Like many other employers, Salt Lake City school lunchrooms struggle to find staff
The kitchen at West High School is down to a skeleton crew.
For kitchen manager Tonya Slaughter, that presents a daily struggle not just at her school, but across the Salt Lake City School District. Depending on the menu and which schools need the most help, she said staff are pulled from one location to another.
The number of meals they have to make remains the same — about 1,300 a day — but they’ve cut back where they could, eliminating menu items that take too long to prepare.
Slaughter said the situation has also forced them to reduce the number of lunch lines, creating a bottleneck in which students can wait up to 20 minutes to get food.
“We're not serving as many kids because the lines are too long,” she said. ”So they try and go get something else, even though lunch is free.”
She said students will often end up eating a candy bar or skipping lunch altogether.
Even before the pandemic, Kelly Orton, child nutrition director for the district, had a hard time finding people. But it’s become exponentially difficult ever since, as many of the retirees who used to work part-time in school kitchens for some extra money left and never came back. Other employees found jobs in restaurants or other industries that are offering more pay and benefits like working from home.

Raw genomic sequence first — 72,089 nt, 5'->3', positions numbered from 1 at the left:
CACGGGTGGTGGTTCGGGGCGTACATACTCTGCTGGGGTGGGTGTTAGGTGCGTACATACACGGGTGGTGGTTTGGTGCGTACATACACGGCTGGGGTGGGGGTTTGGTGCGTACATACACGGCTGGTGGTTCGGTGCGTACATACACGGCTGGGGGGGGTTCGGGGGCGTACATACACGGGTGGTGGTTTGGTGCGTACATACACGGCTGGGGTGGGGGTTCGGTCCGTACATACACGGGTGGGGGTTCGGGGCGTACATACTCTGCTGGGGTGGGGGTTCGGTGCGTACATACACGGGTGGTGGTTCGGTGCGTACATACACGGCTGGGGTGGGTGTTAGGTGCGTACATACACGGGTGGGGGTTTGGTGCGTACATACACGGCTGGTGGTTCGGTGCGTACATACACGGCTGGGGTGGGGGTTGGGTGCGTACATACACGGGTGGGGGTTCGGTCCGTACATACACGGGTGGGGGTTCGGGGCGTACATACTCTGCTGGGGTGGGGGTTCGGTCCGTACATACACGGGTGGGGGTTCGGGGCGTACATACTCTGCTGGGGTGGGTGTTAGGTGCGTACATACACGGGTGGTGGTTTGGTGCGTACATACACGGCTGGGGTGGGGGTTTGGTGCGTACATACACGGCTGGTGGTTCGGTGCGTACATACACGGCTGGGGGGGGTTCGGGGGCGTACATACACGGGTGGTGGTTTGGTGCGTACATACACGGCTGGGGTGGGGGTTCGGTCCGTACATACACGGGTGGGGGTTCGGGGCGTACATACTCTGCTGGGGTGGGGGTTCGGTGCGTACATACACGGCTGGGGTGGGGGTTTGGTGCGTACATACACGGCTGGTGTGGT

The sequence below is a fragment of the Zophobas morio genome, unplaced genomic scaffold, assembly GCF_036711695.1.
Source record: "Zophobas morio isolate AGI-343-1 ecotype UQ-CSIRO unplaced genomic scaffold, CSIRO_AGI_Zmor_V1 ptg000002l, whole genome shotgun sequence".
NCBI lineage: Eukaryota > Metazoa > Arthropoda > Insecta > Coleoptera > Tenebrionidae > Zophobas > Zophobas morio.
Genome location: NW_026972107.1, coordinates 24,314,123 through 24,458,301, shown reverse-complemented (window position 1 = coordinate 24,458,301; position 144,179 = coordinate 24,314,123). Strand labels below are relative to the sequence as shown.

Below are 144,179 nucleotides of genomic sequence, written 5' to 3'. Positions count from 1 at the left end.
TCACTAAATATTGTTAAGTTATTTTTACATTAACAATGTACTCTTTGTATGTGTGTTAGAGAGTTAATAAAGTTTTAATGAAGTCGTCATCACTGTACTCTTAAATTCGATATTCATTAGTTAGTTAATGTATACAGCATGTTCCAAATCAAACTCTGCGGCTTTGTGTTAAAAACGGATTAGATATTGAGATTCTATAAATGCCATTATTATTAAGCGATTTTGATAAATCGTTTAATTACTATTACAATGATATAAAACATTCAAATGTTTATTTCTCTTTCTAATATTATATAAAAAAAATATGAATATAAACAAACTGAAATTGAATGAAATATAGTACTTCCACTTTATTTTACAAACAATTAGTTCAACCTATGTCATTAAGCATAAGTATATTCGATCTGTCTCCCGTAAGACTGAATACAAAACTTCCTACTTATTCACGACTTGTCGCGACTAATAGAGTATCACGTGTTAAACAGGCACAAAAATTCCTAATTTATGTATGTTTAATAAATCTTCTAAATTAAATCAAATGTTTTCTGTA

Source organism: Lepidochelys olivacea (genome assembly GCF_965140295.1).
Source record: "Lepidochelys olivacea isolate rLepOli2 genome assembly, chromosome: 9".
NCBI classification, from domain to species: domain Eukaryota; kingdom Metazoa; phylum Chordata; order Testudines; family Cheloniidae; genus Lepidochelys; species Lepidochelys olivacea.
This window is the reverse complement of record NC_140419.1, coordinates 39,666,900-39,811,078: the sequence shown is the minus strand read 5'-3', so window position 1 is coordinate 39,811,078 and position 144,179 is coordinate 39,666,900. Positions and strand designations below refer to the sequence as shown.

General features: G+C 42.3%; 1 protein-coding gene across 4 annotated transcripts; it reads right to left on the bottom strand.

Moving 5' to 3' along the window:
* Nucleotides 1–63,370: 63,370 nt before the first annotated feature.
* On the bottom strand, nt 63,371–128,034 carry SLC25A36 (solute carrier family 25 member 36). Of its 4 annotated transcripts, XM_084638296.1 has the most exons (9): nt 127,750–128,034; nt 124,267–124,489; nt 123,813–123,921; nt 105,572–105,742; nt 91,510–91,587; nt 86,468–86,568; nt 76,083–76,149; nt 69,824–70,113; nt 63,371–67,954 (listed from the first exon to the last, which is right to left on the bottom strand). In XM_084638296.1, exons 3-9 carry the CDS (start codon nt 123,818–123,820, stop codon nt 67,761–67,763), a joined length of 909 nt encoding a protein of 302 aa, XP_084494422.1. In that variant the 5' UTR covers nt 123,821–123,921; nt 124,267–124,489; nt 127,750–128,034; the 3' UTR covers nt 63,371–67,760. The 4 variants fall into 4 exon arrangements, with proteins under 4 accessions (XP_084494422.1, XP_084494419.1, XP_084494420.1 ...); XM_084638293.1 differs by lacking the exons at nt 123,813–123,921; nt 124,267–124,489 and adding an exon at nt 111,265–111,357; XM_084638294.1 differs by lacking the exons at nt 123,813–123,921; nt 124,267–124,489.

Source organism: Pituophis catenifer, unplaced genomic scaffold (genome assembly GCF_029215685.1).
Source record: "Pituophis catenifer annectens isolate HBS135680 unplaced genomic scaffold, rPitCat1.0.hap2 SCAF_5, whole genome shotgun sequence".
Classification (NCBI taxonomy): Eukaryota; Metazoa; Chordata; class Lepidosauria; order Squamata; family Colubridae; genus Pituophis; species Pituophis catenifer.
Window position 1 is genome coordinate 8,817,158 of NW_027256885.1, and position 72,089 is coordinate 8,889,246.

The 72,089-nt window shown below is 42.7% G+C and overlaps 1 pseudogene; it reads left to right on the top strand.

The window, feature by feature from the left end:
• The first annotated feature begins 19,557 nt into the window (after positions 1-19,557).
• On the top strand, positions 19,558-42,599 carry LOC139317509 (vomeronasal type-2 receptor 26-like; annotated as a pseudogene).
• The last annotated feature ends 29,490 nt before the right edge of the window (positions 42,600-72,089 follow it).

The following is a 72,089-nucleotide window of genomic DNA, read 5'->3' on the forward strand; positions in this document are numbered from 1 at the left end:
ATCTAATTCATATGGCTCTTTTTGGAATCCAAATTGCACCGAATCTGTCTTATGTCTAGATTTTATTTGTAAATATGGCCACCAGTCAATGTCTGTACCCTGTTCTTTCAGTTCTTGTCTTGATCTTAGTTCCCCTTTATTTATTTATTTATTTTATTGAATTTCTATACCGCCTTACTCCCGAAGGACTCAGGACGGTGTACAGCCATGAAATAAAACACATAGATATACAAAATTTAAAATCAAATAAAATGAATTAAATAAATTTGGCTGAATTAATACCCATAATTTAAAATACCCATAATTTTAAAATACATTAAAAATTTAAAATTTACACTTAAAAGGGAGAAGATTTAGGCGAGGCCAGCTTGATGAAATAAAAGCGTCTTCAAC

For a while, the buildings and maintenance crew was helping out, Orton said, but then they got backed up on their own work. Teachers and administrators have also filled in.
“We're working together as best we can,” he said. “But the fact is if you have a problem with child nutrition and getting our children fed, that ripples down to everybody helping out.”
Most of the food service department’s funding comes from the federal government, Orton said, which recently voted to discontinue some additional funding it provided during the pandemic. Given the rising cost of food and labor, he said that will likely force districts to make some tough choices next year.
As a last resort, the Salt Lake City School District recently put out a call for volunteers in its kitchens, in addition to raising the minimum wage for food service employees to $15/hour. The state also recently launched Adopt-A-School, a program designed to bring in additional resources for schools from local businesses.
Orton said he’s hoping both efforts will bring in some more support. Because if not, he’s at a loss for what to do.